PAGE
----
But by the outbreak of war, the scare was really on in both countries. On 10 August, the New Zealand Herald reported the Australians were worried about ‘the great naval base of Simpsonhafen (now Rabaul) in Kaiser Wilhelm land (now part of Papua New Guinea) which had allegedly been built at a cost of ‘thousands of pounds’. The newspaper which, despite hostilities, was still printing daily summaries of local shipping movements, warned that the German naval base had been built under the guise of mercantile expansion within striking distance of the Torres Strait, where all the shipping routes between Australia and the Far East converged. It reported that the wharf at Simpsonhafen was 300 metres long with spacious warehouses worth £40,000; if these had existed, this imaginary wharf would have been longer than any other in Australasia and equal to the needs of a city of 100,000 people. The report of this ‘great naval base’ would have been news to the Imperial German Navy, too.
At the outbreak of war, the East Asiatic Squadron faced a superior British and Allied presence and the squadron commander, Vice-Admiral Maximilian Count von Spee, knew that only too well. Apart from the Russian fleet at Vladivostok and the two French cruisers, Dupleix and Montcalm, there was the British China squadron based at Weihaiwei and Hong Kong, the East Indies station at Colombo, and the Australian squadron.
03 March 2014
From German Raiders of the South Seas, by Robin Bromby (Highgate, 2012), Kindle Loc. 52-108:
ON 31 JULY 1914 as the shadows of war rolled in, the German cruiser SMS Emden slipped its moorings at the port of Tsingtao in northern China. The previous day had seen Austria-Hungary declare war on Serbia following the murder of Archduke Franz Ferdinand. Germany followed with declarations against France and Russia, and Britain and its empire would join in on 4 August.
Emden’s captain, Karl von Müller, was anxious to avoid being bottled up in the harbour by the British naval squadron should war be declared. The Royal Navy was based not far away at Weihaiwei — the British territory on the North China coast which had been leased in 1898 for a coaling station (and would be returned to China in 1930). Although the Germans in China were aware that war was threatening, the timing of its declaration seems to have caught them by surprise; the main force of the East Asiatic Squadron was away on a three-month cruise of the Pacific to show the flag along the impressive string of German territories that spread as far as Samoa.
In 1884, the Emperor had proclaimed his sovereignty over the northern part of New Guinea. In 1897 the murder of two German missionaries in China had provided the pretext for the Germans to seize Kiaochow and extract a ninety-nine year lease on the bay at Tsingtao along with extensive railway and mining concessions in Shantung province from the beleaguered Chinese government. Kiaochow, while a German colony, was administered by the Reichsmarineamt and the governor of the territory was not a ministry official from Berlin but the commanding naval officer. Following the murder of the missionaries, Germany had sent a naval force and forced the weak Chinese government to accede to a 99-year lease on the territory; moreover, Germany was given the right to construct two railway lines into Chinese territory and have the rights to any minerals over a 30km-wide corridor through which those lines would run. The German victory set off another round of territorial claims for pieces of China: the Russians took over Port Arthur, France demand Kwangchow and Britain both expanded its land area at Hong Kong with a 99-year lease over what would be known as the New Territories and also took control at Weihaiwei in the north of China.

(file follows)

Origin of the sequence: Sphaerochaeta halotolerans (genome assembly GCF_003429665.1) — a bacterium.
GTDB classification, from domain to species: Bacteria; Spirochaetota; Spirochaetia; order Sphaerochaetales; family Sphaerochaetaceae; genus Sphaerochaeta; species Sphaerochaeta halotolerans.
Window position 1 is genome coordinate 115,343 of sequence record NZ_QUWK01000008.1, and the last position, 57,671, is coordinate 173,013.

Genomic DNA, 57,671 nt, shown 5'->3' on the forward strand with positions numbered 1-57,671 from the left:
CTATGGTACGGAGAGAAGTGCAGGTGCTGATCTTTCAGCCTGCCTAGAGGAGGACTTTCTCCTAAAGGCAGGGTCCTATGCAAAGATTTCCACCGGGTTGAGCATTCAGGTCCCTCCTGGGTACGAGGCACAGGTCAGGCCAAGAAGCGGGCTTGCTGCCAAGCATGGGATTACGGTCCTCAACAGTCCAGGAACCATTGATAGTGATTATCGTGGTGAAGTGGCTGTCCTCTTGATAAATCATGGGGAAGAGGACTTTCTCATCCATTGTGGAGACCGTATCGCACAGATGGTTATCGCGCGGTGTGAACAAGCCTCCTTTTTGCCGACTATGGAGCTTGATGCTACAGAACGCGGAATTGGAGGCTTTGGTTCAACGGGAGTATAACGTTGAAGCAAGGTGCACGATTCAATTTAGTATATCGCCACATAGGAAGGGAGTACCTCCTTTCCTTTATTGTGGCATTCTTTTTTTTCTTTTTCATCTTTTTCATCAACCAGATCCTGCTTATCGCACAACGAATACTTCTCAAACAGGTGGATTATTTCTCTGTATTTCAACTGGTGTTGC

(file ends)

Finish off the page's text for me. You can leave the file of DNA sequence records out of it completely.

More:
Meanwhile, in 1899 the Germans bought Marshall and Caroline Islands (now separately the countries of Palau and Federated States of Micronesia) from Spain and then Western Samoa was wrung from the British to complete the new and what would be a short-lived German empire in the east.
Nevertheless, the imperatives of the European situation were such that Germany could give only scant attention to its Pacific possessions. This may explain why the German fleet was scattered at the beginning of August. The armoured cruisers Scharnhorst and Gneisenau, each of 11,832 tons and launched in 1907 and 1908 respectively, were on the flag-showing cruise and the Emden was in Tsingtao, along with the armed merchant cruiser Prinz Eitel Friedrich and several colliers. The light cruiser Nurnberg was steaming from North America and due to meet up with Scharnhorst and Gneisenau at Apia in Samoa, while the other light cruiser, Leipzig, was en route to Mexico.